There's a book i've been enjoying [Thinking Fast and Slow]( that addresses this in great detail.

ryanmolden · 2012-08-27 · Original thread
I seem to recall reading this in Thinking Fast and Slow[1], but I can't find an online citation and only have the book in dead-tree form at home.

I suspect it falls into this general realm:

edit: Specifically I believe I recall this (from the linked Wikipedia page) in Thinking Fast and Slow:

One of the first and most classic examples of effort justification is Aronson and Mills's study.[2] A group of young women who volunteered to join a discussion group on the topic "Psychology of Sex" were asked to do a small reading test to make sure they were not too embarrassed to talk about sexual-related topics with others. The mild-embarrassment condition subjects were asked to read aloud a list of sex-related words such as "prostitute" or "virgin". The severe-embarrassment condition subjects were asked to read aloud a list of highly sexual words (e.g. "fuck", "cock") and to read two vivid descriptions of sexual activity taken from contemporary novels. All subjects then listened to a recording of a discussion about "Sexual Behavior in Animals" which was dull and unappealing. When asked to rate the group and its members, control and mild-embarrassment groups did not differ, but the severe-embarrassment group's ratings were significantly higher. This group, whose initiation process was more difficult (embarrassment = effort), had to increase their subjective value of the discussion group to resolve the dissonance.

The cited study is: Aronson, E., & Mills, J. (1959) The effect of severity of initiation on liking for a group. Journal of Abnormal and Social Psychology ,59, 177-181.


jerf · 2012-08-24 · Original thread
Sounds like a System 1 vs. System 2 conflict: And not even a particularly interesting or surprising one, really.
diego · 2012-08-19 · Original thread
There is no such thing as "consistently happy." If you're interested in the subject, I recommend paying attention to Daniel Kahneman's work instead of vapid self-helpy blog posts.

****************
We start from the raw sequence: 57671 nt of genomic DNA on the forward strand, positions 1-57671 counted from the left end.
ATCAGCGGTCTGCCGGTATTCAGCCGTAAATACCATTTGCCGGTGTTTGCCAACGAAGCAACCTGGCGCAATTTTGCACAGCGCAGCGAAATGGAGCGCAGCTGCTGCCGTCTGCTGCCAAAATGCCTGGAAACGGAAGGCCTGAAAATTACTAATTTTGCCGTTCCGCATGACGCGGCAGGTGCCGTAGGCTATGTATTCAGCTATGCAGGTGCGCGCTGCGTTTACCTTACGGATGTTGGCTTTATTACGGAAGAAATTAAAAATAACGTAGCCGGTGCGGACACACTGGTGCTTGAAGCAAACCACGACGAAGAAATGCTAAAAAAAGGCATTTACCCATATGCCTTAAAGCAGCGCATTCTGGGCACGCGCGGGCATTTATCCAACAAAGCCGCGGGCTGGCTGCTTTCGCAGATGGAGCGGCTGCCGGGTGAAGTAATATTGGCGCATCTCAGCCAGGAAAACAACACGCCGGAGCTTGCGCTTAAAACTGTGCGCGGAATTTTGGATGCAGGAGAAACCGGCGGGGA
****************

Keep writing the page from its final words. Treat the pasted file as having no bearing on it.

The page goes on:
mbesto · 2012-07-06 · Original thread
If you find this interesting, there is a great book called "Thinking, Fast and Slow" by Daniel Kahneman[1]. Highly recommend it if you're interested in understanding buying behavior and the psychology behind many of these economic decisions. It's also largely based on the research from Richard Thaler in his book Nudge.[2]



mainevent · 2012-04-17 · Original thread
Wondering whether this article should credit Daniel Kahneman's "Thinking, Fast and Slow" as these ideas seem to come fairly directly from that book.

astrofinch · 2012-04-10 · Original thread
Hm, I don't think rationality and objectivism are quite the same thing. I was thinking more along the lines of


tokenadult · 2012-02-04 · Original thread
What Intelligence Tests Miss: The Psychology of Rational Thought by Keith R. Stanovich

is great, as is Thinking, Fast and Slow by Daniel Kahneman.

jbrechtel · 2012-01-28 · Original thread
Daniel Kahneman talks about the planning fallacy as well as many other biases and faulty heuristics we use when making decisions and predictions in "Thinking Fast and Slow"
davidw · 2011-12-27 · Original thread
Let's see... in no particular order:

* Thinking, Fast and Slow: - probably makes my list because I just finished it, and as he says "what you see is all there is" - we're biased towards things that come to mind easily. Actually, it is a pretty good book even looking through all the others I've read.